The House of Representatives yesterday unanimously called for the immediate sacking of the Inspector General of Police (IGP), Ibrahim Idris. The resolution followed the adoption of a motion by Abubakar Nuhu Danburam (APC, Kano) at a plenary presided over by Speaker Yakubu Dogara.Danburam had alleged that the IGP, in cahoots with the Kano State Commissioner of Police, Rabiu Yusuf, turned a blind eye to the spate of thuggery in the state.
The ensuing debate, however, pitted the supporters of Senator Rabiu Musa Kwankwaso, former Kano State governor, and his successor Abdullahi Umar Ganduje, against one another before the House turned the heat on the IGP, adopting an amendment proposed by John Dyegh (APC, Benue).Dyegh said the House needed to prevail on President Muhammadu Buhari to sack the IGP, alleging the police boss ignored the directive to relocate to Benue State in the wake of attacks by herdsmen.
He claimed that the IGP not only ignored intelligence report indicating where the herdsmen were camped, but also chose to stay in neighbouring Nasarawa State for unknown reasons. He called for the appointment of a “professional “ IGP able to discharge duties effectively.
Dyegh’s motion was seconded by Ali Sani Madaki (APC, Kano) who had earlier accused the IGP and Yusuf of trampling on the constitutional rights of members of the Kwankwasiyya group to freedom of association and movement. Madaki particularly cited the refusal to allow Kwankwaso hold a rally on January 31, 2018.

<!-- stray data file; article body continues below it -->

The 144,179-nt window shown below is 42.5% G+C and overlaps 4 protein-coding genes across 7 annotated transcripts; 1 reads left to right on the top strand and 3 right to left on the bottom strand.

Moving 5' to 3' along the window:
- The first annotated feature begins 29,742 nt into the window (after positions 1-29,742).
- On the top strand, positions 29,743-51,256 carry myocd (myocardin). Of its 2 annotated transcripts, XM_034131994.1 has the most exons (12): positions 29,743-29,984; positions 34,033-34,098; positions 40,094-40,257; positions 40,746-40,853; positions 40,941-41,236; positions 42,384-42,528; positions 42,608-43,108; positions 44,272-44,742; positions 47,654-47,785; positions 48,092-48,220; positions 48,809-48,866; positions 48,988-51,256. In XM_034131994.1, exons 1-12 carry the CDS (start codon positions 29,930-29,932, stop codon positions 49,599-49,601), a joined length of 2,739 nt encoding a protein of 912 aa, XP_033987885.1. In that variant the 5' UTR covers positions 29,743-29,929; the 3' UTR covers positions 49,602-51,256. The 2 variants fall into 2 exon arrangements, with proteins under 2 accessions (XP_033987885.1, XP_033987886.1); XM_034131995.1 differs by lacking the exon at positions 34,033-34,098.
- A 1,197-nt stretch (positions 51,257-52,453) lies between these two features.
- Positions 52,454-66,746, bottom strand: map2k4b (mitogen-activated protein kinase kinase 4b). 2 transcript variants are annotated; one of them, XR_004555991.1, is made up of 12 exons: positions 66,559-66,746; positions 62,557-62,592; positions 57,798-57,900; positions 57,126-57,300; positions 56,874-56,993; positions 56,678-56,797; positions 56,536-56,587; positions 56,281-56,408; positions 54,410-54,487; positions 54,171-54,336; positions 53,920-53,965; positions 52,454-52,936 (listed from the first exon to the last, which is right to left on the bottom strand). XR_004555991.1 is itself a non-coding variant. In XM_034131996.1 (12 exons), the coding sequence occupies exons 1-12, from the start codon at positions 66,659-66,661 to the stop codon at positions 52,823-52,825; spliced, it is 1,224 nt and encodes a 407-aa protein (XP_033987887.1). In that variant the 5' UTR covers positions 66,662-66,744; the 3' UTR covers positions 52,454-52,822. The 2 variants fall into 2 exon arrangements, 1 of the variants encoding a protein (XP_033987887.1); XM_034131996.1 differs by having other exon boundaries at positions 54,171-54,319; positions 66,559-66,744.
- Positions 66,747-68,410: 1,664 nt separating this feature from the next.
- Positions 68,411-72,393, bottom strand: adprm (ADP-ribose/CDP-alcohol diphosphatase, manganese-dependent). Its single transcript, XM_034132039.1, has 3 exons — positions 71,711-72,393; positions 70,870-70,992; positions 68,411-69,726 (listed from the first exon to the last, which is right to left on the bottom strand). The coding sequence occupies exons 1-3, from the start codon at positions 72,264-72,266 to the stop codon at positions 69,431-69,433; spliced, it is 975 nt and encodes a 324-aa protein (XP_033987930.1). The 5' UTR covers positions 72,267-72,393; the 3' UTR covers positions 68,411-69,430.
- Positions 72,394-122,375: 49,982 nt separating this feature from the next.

But the Chief Whip of the House, Alhassan Ado Doguwa (APC, Kano) and Abdullahi Mahmoud Gaya (APC, Kano), both members of the Gandujiyya movement in their state, described the claims by Damburam and Madaki as misleading and mischievous.Doguwa explained that the Kwankwasiyya rally coincided with the one by the Kano APC chapter which had the approval of the state police authorities.Before passing the vote of no confidence in the IGP, the House adopted a motion sponsored by Mark Tersee Gbillah (PDP, Benue).
Gbillah demanded an unreserved apology from the IGP over disparaging remarks by Police Spokesperson, Jimoh Moshood, against the Benue State governor, Samuel Ortom, during a television programme.The House urged the police authorities to strip Moshood of his role. The spokesperson had described Ortom’s position on the clashes between farmers and herdsmen as the action of a “drowning man”.
Emmanuel Agbonayinma (APC, Edo), however, faulted calls for the IGP’s sacking. He told journalists: “Rumours cannot give us the right opinion. It is wrong to take a decision after hearing from one side of the divide.”
Also yesterday, the Senate rejected a report by its Committee on Police Affairs detailing failings of the Nigeria Police at curbing killings in Benue and other states.It asked the committee to withdraw the report, do a more objective investigation, and submit its findings within one week.